Zhu Weiqun visits Jokhang Temple in central Lhasa, Southwest China’s Tibet Autonomous Region, March 5. Photo: Li Qian/GT
For many years, Zhu Weiqun has been one of China’s most iconic figures on religious and ethnic policies, facing up to personal representatives of the Dalai Lama and tackling foreign journalists’ biased perceptions of China.
He helped stabilize the situation in the Tibet Autonomous Region at the height of tensions in 2008 when some monks in Lhasa ran amok on the Dalai’s separatist instigation, and visited the region five times that year at the request of the central government to enforce decisions and provide support as deputy head of the United Front Work Department of the Communist Party of China Central Committee.
That is why even 11 years after the 3.14 incident, he was still warmly welcomed by officials and ordinary citizens of both Tibetan and Han ethnicities when he visited Lhasa this March.
One of the civil servants, upon learning that Zhu was visiting, came over to him with Zhu’s latest book, Persistence and Exploration of Ethnic and Religious Work, in the hope that he would get it signed.
“My colleague entrusted me with this task. She is thrilled to have your autograph as she admires you very much,” he told Zhu.
With his written works and speeches being taken as important reference for work in both theory and practice in many of China’s ethnic regions, it’s no wonder Zhu gets such treatment.
However, sitting next to Mr Zhu, it is difficult to imagine that this smiling, soft-spoken gentleman fought the hard battles of China’s war of words against separatist and hostile forces of different kinds on the international arena.
He represented the Chinese government in meetings with Dalai’s personal representatives on 10 occasions between 2002 and 2010, focusing on possible arrangements for Dalai in China. Due to Dalai’s lack of sincerity, the talks did not reach the expected results.
But that mission allowed people both in and outside of China who care about Tibetan affairs to know about Zhu, an ethnic expert and a well-reasoned but firm defender of Chinese interests.
When Zhu visited foreign countries over the years, he was interviewed by German, Swiss, Belgian and Italian journalists, among others, during which he answered many questions explaining Chinese policies, even though some of the questions were clearly biased. Many of the interviews have been included in his book.
“I was part of the counter-separatist work and I dealt with the Dalai’s representatives face-to-face in the war of words. I’m happy that I did not lose face for the government during such intense tasks,” he said.
Even after his retirement due to old age, Zhu has never stopped caring about Tibet’s stability and development.
During the latest visit to Tibet, Zhu held talks with monks in major monasteries to solicit opinions on the country’s policies and their actual life requirements. He also visited herder families who had been relocated from severe living conditions in altitudes of up to 5,000 meters in Nagqu to the Lhasa suburbs.
The families were allocated free, new two-story homes with a spacious front yard by the government. Zhu said he is full of hope for the autonomous region when he sees those families living better lives with much more access to medical and education resources than when they were living in their former herding homes.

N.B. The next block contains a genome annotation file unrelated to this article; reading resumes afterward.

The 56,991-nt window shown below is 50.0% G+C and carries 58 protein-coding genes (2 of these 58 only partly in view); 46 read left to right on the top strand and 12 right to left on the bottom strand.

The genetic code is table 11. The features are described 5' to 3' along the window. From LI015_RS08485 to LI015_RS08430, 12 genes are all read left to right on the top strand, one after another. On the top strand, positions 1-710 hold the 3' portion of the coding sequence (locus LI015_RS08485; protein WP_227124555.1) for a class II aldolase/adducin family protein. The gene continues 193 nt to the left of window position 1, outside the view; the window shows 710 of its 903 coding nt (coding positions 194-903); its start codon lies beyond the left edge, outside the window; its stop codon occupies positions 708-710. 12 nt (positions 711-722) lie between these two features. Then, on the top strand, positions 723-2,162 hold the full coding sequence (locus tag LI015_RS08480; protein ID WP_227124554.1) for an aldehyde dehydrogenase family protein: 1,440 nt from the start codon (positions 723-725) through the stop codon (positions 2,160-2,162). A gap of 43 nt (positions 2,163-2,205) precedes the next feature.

He was invited to visit families’ prayer rooms with enshrined Buddha paintings on the wall and plumbed washrooms.
After retirement in 2018, Zhu continued to dedicate himself to the nation in fostering China’s religious and ethnic policies.
“How could life go on without doing anything?” he said.
Zhu was frequently invited to give lectures at government departments and education facilities to officials and researchers.
He barely rested after the grueling Tibet visit before giving a lecture to officials from around China at the Party School of the Communist Party of China Central Committee.
He likes his lectures to be informative and targeted at specific issues, but admits that sometimes he prepares too much content for his lectures and has to cut them short due to insufficient time.
He said he hopes the lectures will help officials better understand the Party’s ethnic and religious policies, and improve their ability to distinguish and understand the ideas and theories in their real work.
“Preparing for the lectures helps enhance my understanding and accumulate experience too,” he told the Global Times.
After retirement, Zhu has continued to read, learn and exercise, like many other old comrades. But most importantly, he continues to care about thinking and theories, and sometimes feels the need to participate in debates of principle.
Indeed, over the past years, Mr Zhu has been at the center of a number of high-profile public debates. He advocated that Communist Party of China members should not believe in any religion, efforts should be made to promote Marxist atheism, and that the government’s ethnic work should promote inter-ethnic contact, exchange and integration rather than overstressing the uniqueness of each ethnicity.
One good thing about these debates is that they help him keep his mind active and close to society, Zhu said.
Newspaper headline: Tackling spiritual issues